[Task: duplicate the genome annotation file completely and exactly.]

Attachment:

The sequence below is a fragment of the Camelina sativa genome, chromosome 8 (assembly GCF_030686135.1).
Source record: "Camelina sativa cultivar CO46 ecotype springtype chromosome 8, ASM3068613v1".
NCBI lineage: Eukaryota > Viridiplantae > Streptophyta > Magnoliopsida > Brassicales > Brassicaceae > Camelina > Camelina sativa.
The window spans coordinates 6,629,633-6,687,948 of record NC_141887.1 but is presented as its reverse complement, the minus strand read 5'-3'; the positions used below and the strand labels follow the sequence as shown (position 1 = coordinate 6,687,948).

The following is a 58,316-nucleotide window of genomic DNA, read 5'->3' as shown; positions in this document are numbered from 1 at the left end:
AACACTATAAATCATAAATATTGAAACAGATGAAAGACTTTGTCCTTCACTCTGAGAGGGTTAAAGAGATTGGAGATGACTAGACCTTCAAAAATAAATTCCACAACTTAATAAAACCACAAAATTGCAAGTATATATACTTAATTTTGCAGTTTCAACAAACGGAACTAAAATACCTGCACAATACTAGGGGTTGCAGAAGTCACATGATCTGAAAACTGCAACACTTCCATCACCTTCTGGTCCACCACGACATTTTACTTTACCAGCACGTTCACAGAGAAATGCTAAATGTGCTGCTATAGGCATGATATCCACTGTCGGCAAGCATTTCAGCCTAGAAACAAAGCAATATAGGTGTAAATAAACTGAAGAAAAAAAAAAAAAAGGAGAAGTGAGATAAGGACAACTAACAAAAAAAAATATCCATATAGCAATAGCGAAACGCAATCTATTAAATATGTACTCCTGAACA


The sequence below is a fragment of the Camelina sativa genome, chromosome 8 (assembly GCF_030686135.1).
Source record: "Camelina sativa cultivar CO46 ecotype springtype chromosome 8, ASM3068613v1".
NCBI lineage: Eukaryota > Viridiplantae > Streptophyta > Magnoliopsida > Brassicales > Brassicaceae > Camelina > Camelina sativa.
The window spans coordinates 6,629,633-6,687,948 of record NC_141887.1 but is presented as its reverse complement, the minus strand read 5'-3'; the positions used below and the strand labels follow the sequence as shown (position 1 = coordinate 6,687,948).

The following is a 58,316-nucleotide window of genomic DNA, read 5'->3' as shown; positions in this document are numbered from 1 at the left end:
AACACTATAAATCATAAATATTGAAACAGATGAAAGACTTTGTCCTTCACTCTGAGAGGGTTAAAGAGATTGGAGATGACTAGACCTTCAAAAATAAATTCCACAACTTAATAAAACCACAAAATTGCAAGTATATATACTTAATTTTGCAGTTTCAACAAACGGAACTAAAATACCTGCACAATACTAGGGGTTGCAGAAGTCACATGATCTGAAAACTGCAACACTTCCATCACCTTCTGGTCCACCACGACATTTTACTTTACCAGCACGTTCACAGAGAAATGCTAAATGTGCTGCTATAGGCATGATATCCACTGTCGGCAAGCATTTCAGCCTAGAAACAAAGCAATATAGGTGTAAATAAACTGAAGAAAAAAAAAAAAAAGGAGAAGTGAGATAAGGACAACTAACAAAAAAAAATATCCATATAGCAATAGCGAAACGCAATCTATTAAATATGTACTCCTGAACA